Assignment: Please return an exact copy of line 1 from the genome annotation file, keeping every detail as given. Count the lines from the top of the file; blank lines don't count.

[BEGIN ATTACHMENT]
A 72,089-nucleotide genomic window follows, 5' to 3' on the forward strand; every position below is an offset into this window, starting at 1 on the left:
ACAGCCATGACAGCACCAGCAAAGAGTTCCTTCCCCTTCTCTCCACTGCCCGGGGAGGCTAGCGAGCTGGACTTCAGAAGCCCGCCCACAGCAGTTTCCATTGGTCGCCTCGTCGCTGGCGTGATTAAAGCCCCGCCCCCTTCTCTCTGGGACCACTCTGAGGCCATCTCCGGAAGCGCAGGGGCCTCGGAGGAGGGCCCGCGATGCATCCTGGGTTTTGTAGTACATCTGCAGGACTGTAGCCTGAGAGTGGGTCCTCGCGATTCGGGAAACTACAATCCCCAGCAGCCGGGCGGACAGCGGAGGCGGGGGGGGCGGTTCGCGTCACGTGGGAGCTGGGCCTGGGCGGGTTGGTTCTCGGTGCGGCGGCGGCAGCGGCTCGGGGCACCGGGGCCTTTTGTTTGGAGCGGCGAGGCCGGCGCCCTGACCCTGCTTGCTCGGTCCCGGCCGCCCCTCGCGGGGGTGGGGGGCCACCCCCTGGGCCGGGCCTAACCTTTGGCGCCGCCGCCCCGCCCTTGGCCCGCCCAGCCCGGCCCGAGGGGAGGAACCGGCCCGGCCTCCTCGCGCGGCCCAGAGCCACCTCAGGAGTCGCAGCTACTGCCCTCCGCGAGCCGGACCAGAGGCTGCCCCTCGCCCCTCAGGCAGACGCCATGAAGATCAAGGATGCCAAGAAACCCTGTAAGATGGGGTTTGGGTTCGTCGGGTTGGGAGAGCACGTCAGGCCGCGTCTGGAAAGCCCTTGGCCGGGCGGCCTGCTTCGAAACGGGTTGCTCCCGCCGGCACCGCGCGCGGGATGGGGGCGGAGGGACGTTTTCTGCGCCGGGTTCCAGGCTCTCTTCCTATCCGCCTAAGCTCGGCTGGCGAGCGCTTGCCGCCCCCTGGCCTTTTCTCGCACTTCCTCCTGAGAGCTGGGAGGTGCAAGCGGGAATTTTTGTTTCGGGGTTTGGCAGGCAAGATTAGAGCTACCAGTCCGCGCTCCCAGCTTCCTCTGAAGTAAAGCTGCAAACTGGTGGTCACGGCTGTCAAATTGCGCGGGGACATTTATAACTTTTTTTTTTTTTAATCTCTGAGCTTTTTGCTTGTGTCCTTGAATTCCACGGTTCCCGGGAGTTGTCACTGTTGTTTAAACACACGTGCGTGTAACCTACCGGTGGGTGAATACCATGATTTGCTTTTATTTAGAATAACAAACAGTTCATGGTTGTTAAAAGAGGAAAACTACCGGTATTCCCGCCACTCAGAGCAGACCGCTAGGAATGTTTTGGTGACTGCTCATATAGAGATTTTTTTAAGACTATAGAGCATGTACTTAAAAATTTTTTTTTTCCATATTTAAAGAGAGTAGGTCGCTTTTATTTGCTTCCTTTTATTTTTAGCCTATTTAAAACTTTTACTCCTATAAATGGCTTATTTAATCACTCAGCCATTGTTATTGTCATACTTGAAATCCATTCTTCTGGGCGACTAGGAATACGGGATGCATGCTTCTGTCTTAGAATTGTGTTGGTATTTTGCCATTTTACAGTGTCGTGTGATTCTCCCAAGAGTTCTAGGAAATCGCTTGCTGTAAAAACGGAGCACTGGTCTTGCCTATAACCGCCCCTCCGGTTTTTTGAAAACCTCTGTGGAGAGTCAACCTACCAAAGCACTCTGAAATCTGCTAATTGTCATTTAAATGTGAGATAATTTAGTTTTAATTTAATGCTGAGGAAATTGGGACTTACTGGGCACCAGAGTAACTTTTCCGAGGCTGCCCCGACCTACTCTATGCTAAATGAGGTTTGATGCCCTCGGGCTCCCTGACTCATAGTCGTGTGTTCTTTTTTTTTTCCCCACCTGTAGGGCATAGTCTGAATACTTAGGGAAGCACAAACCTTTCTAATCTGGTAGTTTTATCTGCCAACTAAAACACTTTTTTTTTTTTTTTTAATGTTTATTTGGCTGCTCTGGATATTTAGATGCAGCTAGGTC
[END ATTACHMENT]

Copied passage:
A 72,089-nucleotide genomic window follows, 5' to 3' on the forward strand; every position below is an offset into this window, starting at 1 on the left: